Many of you reading know that Jodi and I have been discerning the possibility of me becoming a deacon. A deacon in the Catholic Church is an ordained member of the clergy, meaning that like priests and bishops, they receive the sacrament of Holy Orders. An ordained deacon is a deacon for life. If unmarried, he remains unmarried; if married, he does not remarry after the death of his wife. They generally serve the Church and assist priests at the altar during Mass, with certain pastoral and sacramental duties, and with teaching and preaching. Generally, they maintain their careers outside the Church, which uniquely positions them as clergy out in the world on a regular basis.
The Church recognizes two types of deacons. Transitional deacons are ordained deacons on their way to becoming ordained priests. Permanent deacons are ordained deacons who do not intend to become priests but have answered God’s call to serve the Church in this deeper way.
In the Catholic Church, deacon is not a volunteer position or a job, but a vocational call—and for a married couple that has a vocational call as husband and wife, it ought to be a big decision. As the Institute for Diaconate Formation (IDF) here in the Archdiocese of Saint Paul and Minneapolis often puts it, Wives need to be comfortable with their husbands marrying another woman, the Church.
This post appeared in the June 27, 2021, bulletin for St. Michael Catholic Church.
This August, my bride and I will have been married 25 years. At this point, you’d think we would understand each other, or at least give one another the benefit of the doubt. But we don’t. Most of the conflict in our marriage turns on the same little things that derailed us a quarter century ago. Our insecurities, assumptions and coping mechanisms are the same—and so our frustrations are also the same.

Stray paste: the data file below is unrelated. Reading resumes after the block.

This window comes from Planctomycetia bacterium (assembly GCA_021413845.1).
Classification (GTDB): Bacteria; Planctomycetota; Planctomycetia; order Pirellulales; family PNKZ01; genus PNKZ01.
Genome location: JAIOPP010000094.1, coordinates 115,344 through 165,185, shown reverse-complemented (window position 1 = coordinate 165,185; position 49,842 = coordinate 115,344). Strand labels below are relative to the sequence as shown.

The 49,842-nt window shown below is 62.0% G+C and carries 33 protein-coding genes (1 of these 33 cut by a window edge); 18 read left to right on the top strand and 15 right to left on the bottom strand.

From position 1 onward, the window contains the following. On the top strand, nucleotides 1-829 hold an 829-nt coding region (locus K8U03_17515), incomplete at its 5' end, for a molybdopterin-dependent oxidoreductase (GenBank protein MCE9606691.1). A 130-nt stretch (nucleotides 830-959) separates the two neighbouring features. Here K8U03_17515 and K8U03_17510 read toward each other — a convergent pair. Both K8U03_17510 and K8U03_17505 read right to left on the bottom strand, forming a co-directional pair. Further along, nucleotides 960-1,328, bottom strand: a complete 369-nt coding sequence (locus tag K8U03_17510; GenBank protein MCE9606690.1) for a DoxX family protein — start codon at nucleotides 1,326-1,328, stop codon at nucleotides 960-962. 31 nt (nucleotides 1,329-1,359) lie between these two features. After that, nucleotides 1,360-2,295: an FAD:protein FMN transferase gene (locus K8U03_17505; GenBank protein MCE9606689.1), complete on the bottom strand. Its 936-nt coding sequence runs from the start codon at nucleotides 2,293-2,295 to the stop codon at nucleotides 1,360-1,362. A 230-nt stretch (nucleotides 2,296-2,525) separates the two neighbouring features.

After 25 years, I wonder why she doesn’t get me, but I rarely apply that standard to myself. I inflict, then apologize for, the same little wounds, to the point now that most of the time, Jodi doesn’t realize what I’m apologizing for. She seems to take nothing personally (thank you, Jesus!), but that doesn’t make it right.
The post was published as a column in the St. Michael Catholic Church bulletin for Sunday, April 25.
I have a bone to pick with Fr. Mike Schmitz.
Before you send a message up to Duluth to tell him I’m calling him out, let me explain: Several years ago, I shared a wonderful video of his with the parents in our LIFT classes, entitled “Heaven: You’re Not Good Enough (and Why That’s Okay).”
It’s a great video—Google it!—but in the final minute, he says something that has haunted me ever since: “I’m not good enough to go to the Olympics, and I’m not good enough to go to heaven, but any one of us can surrender.”
Any one of us can surrender. He says it, just like that.
Have you ever tried? I have. I can say the words and think the thoughts, but when it comes to actually letting go and letting God, I can’t unclench my fists.
Any one of can surrender, he says. Sure…but how?
This post ran as a column in the Sunday, April 11, bulletin for St. Michael Catholic Church.
A friend frequently reminds me to “keep my armor polished.” By this he means if I stumble into a significant sin—or even if it’s just been a while, and the daily imperfections have smudged and tarnished the sheen on my soul—don’t wait; get to Confession.
I was pressed for time in the run-up to Holy Week. I wasn’t struggling with anything grave or intentional, and with my schedule packed and my energy ebbing, something had to give. So I postponed Confession.
Then, as usual, the fog descended.
I don’t know about you, but even the accumulation of venial sins obscures my spiritual sight. I think less clearly, feel more anxious, see challenges in a worse light, and feel temptations more keenly. On Monday of Holy Week, I sat down to examine my conscience and six weeks of debris tumbled from my heart and onto the paper. Suddenly the weight was apparent, so that even the long lines at the penance service could not deter me unburdening myself.
When my turn came at last, I stepped past the screen to look Father in the eye. I was surprised not to recognize the priest: a stocky man with a fringe of clipped hair around a bald dome, and calm but serious eyes. He began without greeting: “In the name of the Father, and of the Son, and of the Holy Spirit…”
Note: This post appears as the Sunday, January 10, bulletin column for St. Michael and St. Albert parishes.
Many years ago, I ran across this bit of wisdom from Chinese poet Ching An:
“The joke’s on me: This year’s man is last year’s man.”Ching An
Ain’t that the way of things? It may be a new year, but old habits die hard. As a result, many of us step boldly into January with big plans and a lot of false bravado to disguise our limp and cover our crutches.
For example, every January I struggle to accept all the things I haven’t accomplished in the previous year. What I have achieved doesn’t matter; the list of things I wish I’d done is always longer—invariably leading to speculation about what I need to do differently: